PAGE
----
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What happens when cloud data is lost?

Everywhere you turn somebody somewhere is extolling the virtues of cloud computing, writes Tom Greenbank of international law firm Pinsent Masons.

Everywhere you turn somebody somewhere is extolling the virtues of cloud computing, writes Tom Greenbank of international law firm Pinsent Masons. 

The basic idea - that data and software are hosted remotely - has many benefits, but its reputation has just taken a serious knock.

Users of T-Mobile's Sidekick service got a taste of the downside of cloud computing this month when they went to their cloud-stored applications to find the data cupboards bare. All their photos, calendar entries, notes and contacts had vanished.

Though at first it seemed that their data was lost forever, Microsoft - whose technology is behind the system - says now that most, if not all customer data has been recovered.

This was no doubt painful and distressing for people whose only copies of beloved photos or vital information seemed lost, but consumer services are often run with a higher tolerance for error.

But what if the servers had held your corporate data? More and more companies are entrusting their data and processing needs to cloud-based providers.

The upsides of the cloud often include affordable monthly fees, rather than huge capital outlays, and access to bursts of massive processing power or storage as and when it is needed.

The Sidekick debacle offers some lessons for corporate customers. They should realise, just as Sidekick users have, that no operator is perfect. Just as your own IT department can lose data forever, so can an outsourced service. Major bugs or glitches you can't predict or prevent; what you can do is minimise the damage.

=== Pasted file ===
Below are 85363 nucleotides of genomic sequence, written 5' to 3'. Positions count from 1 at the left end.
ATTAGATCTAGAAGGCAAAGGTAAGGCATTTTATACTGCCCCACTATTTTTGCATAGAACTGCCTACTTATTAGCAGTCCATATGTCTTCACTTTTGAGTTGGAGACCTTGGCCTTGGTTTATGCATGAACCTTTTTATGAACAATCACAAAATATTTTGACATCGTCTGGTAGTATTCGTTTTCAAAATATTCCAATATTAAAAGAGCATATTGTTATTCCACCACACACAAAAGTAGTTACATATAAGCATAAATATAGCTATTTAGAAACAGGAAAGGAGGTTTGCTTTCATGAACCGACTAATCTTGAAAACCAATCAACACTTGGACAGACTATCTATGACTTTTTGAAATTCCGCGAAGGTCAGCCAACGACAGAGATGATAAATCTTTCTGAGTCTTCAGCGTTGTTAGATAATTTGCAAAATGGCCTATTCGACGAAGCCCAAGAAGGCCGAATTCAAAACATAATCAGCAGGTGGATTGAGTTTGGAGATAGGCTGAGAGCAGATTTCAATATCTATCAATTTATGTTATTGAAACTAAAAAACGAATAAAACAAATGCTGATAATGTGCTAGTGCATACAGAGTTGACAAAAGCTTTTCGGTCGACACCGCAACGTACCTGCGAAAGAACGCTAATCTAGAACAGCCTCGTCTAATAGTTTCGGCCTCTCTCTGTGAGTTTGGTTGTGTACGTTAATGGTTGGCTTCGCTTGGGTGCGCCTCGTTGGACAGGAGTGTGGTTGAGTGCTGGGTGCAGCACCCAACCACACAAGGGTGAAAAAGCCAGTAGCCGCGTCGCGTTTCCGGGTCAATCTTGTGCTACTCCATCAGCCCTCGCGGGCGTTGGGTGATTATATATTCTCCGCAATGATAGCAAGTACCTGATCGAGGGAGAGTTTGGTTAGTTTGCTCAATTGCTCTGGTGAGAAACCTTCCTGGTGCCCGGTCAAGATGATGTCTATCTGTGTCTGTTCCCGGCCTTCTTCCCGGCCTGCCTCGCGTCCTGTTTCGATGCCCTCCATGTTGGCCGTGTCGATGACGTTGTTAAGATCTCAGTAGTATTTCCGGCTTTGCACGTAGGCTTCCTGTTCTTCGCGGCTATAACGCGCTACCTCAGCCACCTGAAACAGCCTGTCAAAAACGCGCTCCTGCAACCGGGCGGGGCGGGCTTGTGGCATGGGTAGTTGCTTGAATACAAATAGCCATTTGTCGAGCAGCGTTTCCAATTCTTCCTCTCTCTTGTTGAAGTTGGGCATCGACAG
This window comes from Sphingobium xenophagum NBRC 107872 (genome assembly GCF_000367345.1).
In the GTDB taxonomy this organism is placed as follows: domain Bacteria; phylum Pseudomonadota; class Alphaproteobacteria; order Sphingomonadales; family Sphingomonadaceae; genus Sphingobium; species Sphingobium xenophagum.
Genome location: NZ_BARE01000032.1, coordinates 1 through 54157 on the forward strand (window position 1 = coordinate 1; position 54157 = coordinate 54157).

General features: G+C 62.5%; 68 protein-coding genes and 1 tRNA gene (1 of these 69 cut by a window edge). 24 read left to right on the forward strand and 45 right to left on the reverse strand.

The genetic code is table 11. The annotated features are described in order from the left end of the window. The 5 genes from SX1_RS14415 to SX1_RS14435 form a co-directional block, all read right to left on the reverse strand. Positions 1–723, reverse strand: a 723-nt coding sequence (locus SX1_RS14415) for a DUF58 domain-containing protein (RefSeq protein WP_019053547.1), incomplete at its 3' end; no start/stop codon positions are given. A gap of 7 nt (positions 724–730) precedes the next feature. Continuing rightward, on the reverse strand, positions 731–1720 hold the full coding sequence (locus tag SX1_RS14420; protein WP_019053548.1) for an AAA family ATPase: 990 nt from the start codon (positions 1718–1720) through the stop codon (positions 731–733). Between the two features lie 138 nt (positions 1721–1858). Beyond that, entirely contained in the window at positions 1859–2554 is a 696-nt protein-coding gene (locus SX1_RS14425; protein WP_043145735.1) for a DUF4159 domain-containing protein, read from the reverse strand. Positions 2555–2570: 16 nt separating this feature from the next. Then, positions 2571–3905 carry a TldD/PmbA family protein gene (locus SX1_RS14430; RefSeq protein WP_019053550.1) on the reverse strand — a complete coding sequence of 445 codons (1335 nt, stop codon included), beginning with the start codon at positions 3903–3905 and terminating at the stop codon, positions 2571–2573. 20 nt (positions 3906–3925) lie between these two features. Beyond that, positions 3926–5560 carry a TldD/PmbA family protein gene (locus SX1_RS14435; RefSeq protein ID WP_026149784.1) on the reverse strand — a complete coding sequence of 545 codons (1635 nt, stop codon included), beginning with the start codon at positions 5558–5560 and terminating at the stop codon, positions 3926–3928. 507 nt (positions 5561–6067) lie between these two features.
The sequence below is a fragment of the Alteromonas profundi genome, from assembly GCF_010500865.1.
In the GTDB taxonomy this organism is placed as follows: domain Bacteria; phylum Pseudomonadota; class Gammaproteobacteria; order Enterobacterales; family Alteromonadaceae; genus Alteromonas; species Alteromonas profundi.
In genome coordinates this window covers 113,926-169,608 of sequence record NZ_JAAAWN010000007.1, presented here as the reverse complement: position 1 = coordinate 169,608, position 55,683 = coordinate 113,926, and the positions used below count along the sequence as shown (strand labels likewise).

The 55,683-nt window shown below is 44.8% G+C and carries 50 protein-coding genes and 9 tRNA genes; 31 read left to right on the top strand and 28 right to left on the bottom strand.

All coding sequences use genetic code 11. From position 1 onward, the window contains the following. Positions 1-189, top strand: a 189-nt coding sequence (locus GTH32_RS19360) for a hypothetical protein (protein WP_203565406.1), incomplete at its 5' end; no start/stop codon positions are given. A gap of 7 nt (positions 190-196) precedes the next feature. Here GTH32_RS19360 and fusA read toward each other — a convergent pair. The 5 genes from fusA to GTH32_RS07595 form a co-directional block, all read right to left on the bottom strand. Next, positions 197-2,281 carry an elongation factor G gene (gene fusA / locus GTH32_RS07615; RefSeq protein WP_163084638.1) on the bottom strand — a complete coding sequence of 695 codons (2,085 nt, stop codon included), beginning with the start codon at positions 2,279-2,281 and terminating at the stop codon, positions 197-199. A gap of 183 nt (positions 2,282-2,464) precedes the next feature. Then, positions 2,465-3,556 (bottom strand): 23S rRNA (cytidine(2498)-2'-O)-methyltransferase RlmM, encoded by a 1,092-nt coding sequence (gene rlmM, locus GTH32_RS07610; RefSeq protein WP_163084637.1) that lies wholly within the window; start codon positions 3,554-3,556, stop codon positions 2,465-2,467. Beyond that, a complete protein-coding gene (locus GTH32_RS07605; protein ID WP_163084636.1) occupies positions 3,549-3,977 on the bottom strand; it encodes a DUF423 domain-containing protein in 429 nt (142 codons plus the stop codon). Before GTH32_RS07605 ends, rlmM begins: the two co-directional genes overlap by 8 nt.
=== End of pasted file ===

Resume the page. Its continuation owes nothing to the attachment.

That is all to do with the contract you are offered when you sign up to a hosted service. The standard terms and conditions that accompany most cloud services are drafted heavily in favour of the service provider. That should come as no surprise. These agreements typically exclude all liability for the corruption or irretrievable loss of data, and they come with almost no guarantees. If the service fails, tough luck: you'll get service credits - ie, a few extra days of service for nothing - and that's your lot.

As many cloud services are provided free, or at a low price, small businesses are rarely in a position to negotiate better terms. They must take the standard offer or leave it. But if you are paying big bucks for the service, and especially if you are entrusting mission critical data to a cloud provider, there are risks that absolutely must be catered for in the agreement or managed externally using additional systems.

You are unlikely to persuade a supplier to guarantee compensation for a data disaster - but you can take steps to minimise the likelihood of a disaster and its impact on your business.

Find out how the service provider will protect your data from corruption. Microsoft made backups of the Sidekick data, but the failure wrecked the copies as well as the live database. A similar issue hit Magnolia, a website bookmark storage provider, earlier this year when its live database became corrupted. Magnolia's backup process dutifully kicked in and overwrote the only good copy of the data there was.

So be prepared to demand information on how backups are taken and how that data is checked for integrity. If you're not satisfied with the responses, negotiate alternative arrangements or walk away.

Also find out how you can retrieve your data from the service provider. You might want to move to a new supplier in the future, or your service provider might go out of business. Will your data be in a format that can be migrated easily to a replacement service? Answering these basic questions before selecting a provider can save great pain and expense further down the line.

There are many excellent cloud solutions available out there, but do not be tempted to put your trust in a name without assessing the risks in the context of your business requirements. It is not that you should expect something to go wrong - it is that there is a possibility of it going wrong, however slim. You don't want to be the one that has to tell your CEO that you signed the business up to a service with no safety net whatsoever.

Read more on IT risk management

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